About how hunger can be a crisis, if we are delayed somewhere and the little one is suddenly hungry and I don't have something to give him.
About how hunger is a gift, because it allows my children to sit down at mealtimes and diligently eat the food that I worked so hard to prepare for them.
About how hunger can seem to be a curse, because no matter how many meals I prepare, serve, and clean up afterwards, there is still another meal coming, and another, and other.
Why can't we survive on one meal a day? Or one meal a week? Why this constant emptying and filling? It is exhausting. It is annoying. And it is unrelenting.
Before I was a mother, if I didn't feel like cooking, I didn't really have to. I did have other options. Less nourishing options, but I was okay with those consequences. I could cut corners, I could skip a meal, I could eat a strange snack. But now that I am a mother, cooking, which was somewhat recreational before, became a real job: people needed to eat. People needed to eat real food. I needed to cook. And these little people get hungry (at least) three times a day!
So, every day, I have been practicing faithfulness to my family by preparing these meals. Three times a day, I work in the kitchen, chopping, frying, mixing, spreading. Three times a day, I sit down with my children. Three times a day, I wipe mouths, spills, counters, crumbs.
"Repetition is reality," says Soren Kierkegarrd. "And it is the seriousness of life . . . repetition is the daily bread which satisfies with benediction."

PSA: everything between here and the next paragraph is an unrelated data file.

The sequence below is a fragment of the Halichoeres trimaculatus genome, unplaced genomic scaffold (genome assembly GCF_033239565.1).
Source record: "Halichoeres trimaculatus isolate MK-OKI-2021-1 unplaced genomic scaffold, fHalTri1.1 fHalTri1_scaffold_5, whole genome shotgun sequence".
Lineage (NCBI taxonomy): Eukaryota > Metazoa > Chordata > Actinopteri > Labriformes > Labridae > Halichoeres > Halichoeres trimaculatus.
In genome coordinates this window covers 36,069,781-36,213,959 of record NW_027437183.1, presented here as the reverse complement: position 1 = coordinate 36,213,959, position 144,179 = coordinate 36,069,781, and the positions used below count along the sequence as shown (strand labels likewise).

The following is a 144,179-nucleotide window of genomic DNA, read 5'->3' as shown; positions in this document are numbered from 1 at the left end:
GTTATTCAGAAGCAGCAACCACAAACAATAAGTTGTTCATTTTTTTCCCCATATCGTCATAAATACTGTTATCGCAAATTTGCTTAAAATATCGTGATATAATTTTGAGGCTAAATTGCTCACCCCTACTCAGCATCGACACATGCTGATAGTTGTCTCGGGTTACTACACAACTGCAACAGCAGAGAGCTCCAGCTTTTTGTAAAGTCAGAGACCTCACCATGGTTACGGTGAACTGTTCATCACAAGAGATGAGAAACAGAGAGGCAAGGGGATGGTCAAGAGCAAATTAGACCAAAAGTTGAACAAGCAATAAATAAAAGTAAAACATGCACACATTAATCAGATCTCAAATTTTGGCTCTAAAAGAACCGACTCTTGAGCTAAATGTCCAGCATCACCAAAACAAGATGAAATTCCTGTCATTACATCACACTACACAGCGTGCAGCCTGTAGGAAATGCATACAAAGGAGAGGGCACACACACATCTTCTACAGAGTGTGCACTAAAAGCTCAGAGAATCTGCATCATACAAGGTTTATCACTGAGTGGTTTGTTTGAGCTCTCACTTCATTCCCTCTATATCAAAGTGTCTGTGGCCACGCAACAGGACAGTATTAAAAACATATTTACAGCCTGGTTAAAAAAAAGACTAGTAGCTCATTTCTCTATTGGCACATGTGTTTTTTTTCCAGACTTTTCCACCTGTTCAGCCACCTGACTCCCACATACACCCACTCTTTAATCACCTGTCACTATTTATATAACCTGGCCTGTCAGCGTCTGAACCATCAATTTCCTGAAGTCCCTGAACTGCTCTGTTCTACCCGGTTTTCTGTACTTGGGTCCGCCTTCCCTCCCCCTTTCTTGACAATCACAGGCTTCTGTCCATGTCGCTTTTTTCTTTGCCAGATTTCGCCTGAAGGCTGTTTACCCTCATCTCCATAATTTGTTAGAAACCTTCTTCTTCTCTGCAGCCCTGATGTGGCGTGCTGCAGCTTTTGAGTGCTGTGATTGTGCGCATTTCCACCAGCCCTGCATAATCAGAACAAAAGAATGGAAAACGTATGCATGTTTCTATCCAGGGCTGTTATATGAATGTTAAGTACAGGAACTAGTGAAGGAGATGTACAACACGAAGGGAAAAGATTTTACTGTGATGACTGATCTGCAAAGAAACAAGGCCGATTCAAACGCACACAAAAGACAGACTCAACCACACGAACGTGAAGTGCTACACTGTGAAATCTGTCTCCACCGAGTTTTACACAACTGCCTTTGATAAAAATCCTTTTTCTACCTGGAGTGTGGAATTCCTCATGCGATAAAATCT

And as I have practiced this discipline over and over, faithfully though not always gratefully, it has, like all disciplines, worked on me.
The prick of hunger reminds me that I am flesh, that I am not divine. I am limited. I am finite. I cannot expand past my human frame. I must stop. I must prepare food. I must eat it. And the more comfortable I grow in admitting this, the more comfortable I grow in admitting all of my weaknesses.
Because I am a hungry person, and because that emptiness needs to be filled every day - I cannot fill myself for a week at a time. This is humbling. I would prefer to pray for and receive a week's worth of nourishment and be done with it. What I really want is to get on with what is "really important." But our body's daily hunger is telling us the truth, not what we want to be the truth, but the actual reality of our existence - that we need regular, daily nourishment.
Daily hunger leads to daily bread.
Give us this day our daily bread. Jesus taught his followers to pray.
Our hunger connect us to God. It remind us of our weakness and our inability to self-sustain, that our resources continually run dry, that the only way to be filled is to search outside ourselves, to seek out that which can fill us up again.
Every day, I have to pray that God will furnish the bread to fill my hunger, that where I am finite, He will be infinite, that where I am weak, He will be strong. I do not need Him to just fill in my gaps here and there. I am a gap. I am a human who gets hungry every day. I need Him every day to enter in, fill, feed, nourish.
The good news, the news that makes my heart sing, is that God is a God who feeds. From the mysterious manna in the desert, to the bread and meat brought to a prophet in the claw of a raven, to the oil and flour jugs that would not run out, to the land flowing with milk and honey, to the water turned to wine, to the multiplying of the loaves and fishes, our God is a God who feeds. He is the God of the feast, the God of the banquet table, and He invites all who are hungry to His table. The only real condition is that we come hungry.
For more on this topic, I highly recommend the little book "The Quotidian Mysteries" by Kathleen Norris.
Shared at Real Food Wednesday , Thank Your Body Thursday , Simple Lives Thursday .Tasty Traditions, Fresh Bites Friday, Fight Back Friday .